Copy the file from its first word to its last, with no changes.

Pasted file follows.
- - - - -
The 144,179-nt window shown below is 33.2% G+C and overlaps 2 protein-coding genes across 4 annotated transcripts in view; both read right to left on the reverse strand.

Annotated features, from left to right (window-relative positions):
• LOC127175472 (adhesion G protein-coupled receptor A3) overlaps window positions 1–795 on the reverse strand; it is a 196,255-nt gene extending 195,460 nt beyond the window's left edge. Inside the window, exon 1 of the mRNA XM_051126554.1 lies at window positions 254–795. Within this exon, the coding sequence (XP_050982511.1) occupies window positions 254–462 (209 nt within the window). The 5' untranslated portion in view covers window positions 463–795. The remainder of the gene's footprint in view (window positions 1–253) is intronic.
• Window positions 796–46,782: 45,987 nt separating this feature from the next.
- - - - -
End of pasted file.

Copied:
The 144,179-nt window shown below is 33.2% G+C and overlaps 2 protein-coding genes across 4 annotated transcripts in view; both read right to left on the reverse strand.

Annotated features, from left to right (window-relative positions):
• LOC127175472 (adhesion G protein-coupled receptor A3) overlaps window positions 1–795 on the reverse strand; it is a 196,255-nt gene extending 195,460 nt beyond the window's left edge. Inside the window, exon 1 of the mRNA XM_051126554.1 lies at window positions 254–795. Within this exon, the coding sequence (XP_050982511.1) occupies window positions 254–462 (209 nt within the window). The 5' untranslated portion in view covers window positions 463–795. The remainder of the gene's footprint in view (window positions 1–253) is intronic.
• Window positions 796–46,782: 45,987 nt separating this feature from the next.